Hagia Sophia and Blue Mosque are the two best-known and most beloved attractions in Istanbul. The architecture of both structures is indescribably beautiful and their history seems endless. From early morning to dusk, rain or shine, there are long lines of visitors admiring the exterior of these amazing structures and waiting to get inside. The two buildings face each other from opposite ends of a park with a beautiful water fountain between.
For Muslims the ancient Blue Mosque is the most holy. It’s an active mosque. During prayer times throughout the day tourists and non-worshipers are not allowed inside. All who enter the Blue Mosque remove their shoes and remain silent. Women must wear head coverings. There are no such restrictions for visitors to Hagia Sofia.
Built in the 6th century, Hagia Sofia’s history goes back 1500 years. Below is a quote from an article in Focus Mediterranean Magazine about the history of this magnificent structure.
“Many say Hagia Sophia was built on the site of an ancient pagan temple. Documents show that the first Hagia Sophia was built by Emperor Constantius, son of Emperor Constantinos I, and opened for services in 360 AD. Although very little is known about this church, experts think it was a basilica-type structure with a rectangular floor plan, circular apse, and timbered roof. It was similar to St. Studios Monastery, another basilica in Istanbul, the ruins of which still exist.”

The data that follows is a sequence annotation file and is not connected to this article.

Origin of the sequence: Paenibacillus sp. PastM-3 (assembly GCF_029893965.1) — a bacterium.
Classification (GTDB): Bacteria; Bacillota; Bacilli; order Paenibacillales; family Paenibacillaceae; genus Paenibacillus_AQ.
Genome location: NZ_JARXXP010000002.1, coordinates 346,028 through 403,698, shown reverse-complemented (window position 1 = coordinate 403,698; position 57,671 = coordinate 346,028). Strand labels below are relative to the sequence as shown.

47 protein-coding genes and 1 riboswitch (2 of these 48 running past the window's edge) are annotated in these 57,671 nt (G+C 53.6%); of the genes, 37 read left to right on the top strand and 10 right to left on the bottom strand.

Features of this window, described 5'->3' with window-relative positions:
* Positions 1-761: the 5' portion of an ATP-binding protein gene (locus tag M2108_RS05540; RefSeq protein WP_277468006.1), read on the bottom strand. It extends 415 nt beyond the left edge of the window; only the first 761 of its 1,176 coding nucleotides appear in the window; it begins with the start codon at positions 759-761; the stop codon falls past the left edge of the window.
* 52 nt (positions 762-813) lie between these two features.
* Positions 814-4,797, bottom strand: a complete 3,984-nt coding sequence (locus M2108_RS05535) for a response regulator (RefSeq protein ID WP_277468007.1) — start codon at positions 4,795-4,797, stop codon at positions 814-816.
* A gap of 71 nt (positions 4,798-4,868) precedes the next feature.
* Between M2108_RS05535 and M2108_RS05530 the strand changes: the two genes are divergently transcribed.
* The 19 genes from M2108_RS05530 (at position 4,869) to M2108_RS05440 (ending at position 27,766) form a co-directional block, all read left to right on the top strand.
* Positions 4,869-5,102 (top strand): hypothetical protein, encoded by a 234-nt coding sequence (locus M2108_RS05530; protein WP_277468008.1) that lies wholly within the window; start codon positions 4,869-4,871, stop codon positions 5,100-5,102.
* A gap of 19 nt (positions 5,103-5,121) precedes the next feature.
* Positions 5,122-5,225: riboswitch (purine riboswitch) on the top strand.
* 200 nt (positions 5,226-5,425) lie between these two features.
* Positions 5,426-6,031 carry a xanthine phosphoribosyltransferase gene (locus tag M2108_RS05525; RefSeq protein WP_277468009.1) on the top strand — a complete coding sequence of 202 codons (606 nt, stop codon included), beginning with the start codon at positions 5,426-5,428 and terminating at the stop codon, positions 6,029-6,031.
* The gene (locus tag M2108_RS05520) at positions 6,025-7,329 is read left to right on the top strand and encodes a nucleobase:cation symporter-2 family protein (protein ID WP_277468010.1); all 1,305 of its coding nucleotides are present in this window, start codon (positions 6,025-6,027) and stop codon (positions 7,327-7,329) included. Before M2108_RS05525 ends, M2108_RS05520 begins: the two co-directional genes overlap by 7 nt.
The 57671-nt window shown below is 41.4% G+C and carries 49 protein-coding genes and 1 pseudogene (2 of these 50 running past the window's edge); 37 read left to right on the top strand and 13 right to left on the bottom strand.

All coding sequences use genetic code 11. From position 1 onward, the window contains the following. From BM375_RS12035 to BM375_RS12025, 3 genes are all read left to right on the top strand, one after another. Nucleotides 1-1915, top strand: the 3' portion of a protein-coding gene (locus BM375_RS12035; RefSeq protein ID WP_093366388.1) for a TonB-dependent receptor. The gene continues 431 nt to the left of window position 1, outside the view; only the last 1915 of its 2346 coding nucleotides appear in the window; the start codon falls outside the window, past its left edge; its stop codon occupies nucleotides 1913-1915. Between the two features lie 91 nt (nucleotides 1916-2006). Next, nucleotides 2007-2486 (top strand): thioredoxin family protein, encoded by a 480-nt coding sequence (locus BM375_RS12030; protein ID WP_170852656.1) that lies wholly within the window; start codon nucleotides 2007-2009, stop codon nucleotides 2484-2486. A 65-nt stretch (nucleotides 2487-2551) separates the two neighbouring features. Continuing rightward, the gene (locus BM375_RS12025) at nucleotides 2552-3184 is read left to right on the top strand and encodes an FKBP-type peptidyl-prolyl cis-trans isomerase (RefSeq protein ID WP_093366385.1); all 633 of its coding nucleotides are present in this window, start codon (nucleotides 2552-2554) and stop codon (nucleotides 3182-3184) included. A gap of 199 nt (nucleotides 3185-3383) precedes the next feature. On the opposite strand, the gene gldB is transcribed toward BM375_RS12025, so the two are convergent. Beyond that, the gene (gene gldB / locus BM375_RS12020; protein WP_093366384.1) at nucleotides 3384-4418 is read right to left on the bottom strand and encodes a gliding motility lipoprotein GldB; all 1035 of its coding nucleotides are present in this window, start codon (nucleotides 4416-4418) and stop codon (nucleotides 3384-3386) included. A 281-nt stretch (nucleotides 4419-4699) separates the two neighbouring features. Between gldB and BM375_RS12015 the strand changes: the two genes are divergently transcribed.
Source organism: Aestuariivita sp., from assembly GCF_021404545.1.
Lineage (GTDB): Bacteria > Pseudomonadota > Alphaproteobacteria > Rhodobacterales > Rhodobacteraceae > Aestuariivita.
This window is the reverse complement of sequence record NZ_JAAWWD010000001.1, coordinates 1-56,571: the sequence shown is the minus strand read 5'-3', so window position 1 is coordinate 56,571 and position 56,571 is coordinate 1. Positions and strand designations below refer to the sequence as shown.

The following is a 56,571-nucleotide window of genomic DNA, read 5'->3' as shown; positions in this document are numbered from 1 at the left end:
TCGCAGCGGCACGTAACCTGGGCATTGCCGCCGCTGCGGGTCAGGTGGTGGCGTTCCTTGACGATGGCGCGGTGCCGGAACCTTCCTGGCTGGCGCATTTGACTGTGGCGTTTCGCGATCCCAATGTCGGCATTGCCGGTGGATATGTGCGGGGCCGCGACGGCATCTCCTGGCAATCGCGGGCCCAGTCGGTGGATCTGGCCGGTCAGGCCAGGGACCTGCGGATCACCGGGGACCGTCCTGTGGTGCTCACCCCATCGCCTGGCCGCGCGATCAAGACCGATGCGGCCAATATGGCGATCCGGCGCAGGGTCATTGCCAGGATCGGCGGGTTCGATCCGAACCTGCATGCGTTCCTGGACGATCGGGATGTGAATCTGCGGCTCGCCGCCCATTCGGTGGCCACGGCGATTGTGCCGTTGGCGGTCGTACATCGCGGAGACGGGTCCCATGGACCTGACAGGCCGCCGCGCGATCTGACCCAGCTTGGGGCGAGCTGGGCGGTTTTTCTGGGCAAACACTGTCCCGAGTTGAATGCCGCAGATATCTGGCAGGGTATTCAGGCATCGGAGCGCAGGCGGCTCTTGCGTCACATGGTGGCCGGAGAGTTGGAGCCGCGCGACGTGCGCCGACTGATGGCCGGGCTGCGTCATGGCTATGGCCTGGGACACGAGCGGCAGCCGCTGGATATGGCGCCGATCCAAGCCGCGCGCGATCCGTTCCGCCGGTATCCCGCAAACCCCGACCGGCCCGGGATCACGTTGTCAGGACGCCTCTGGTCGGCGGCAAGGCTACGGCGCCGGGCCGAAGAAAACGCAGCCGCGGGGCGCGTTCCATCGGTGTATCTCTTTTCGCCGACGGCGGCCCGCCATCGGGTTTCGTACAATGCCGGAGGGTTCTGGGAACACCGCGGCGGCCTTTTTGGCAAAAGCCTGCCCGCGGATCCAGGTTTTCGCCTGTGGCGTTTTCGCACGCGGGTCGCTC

As mentioned in my first blog from Istanbul there is a breathtaking view of Hagia Sofia from the window in my hotel room. No matter how many pictures I take, none of them begin to do it justice. It’s wonderful waking up and going to sleep looking at it. Will miss the view when sadly I leave Istanbul tomorrow. The time spent in Istanbul has truly been an enlightening experience.
The Blue Mosque (Sultanahmet Camii in Turkish) is known as the Blue Mosque because of the blue tiles surrounding the walls of its interior. Built between 1609 and 1616 during the rule of Ahmed I the mosque houses his tomb.
“Following the Peace of Zsitvatorok (1606) and the unfavorable result of the wars with Persia, Sultan Ahmed I built a huge mosque in Istanbul. The mosque was built on the site of the palace of the Byzantine emperors. It faces the Hagia Sophia (at that time the most venerated mosque in Istanbul) and the hippodrome, a site of great symbolic significance. Large parts of the southern side of the Blue Mosque rest on the foundation and vaults of The Great Palace.”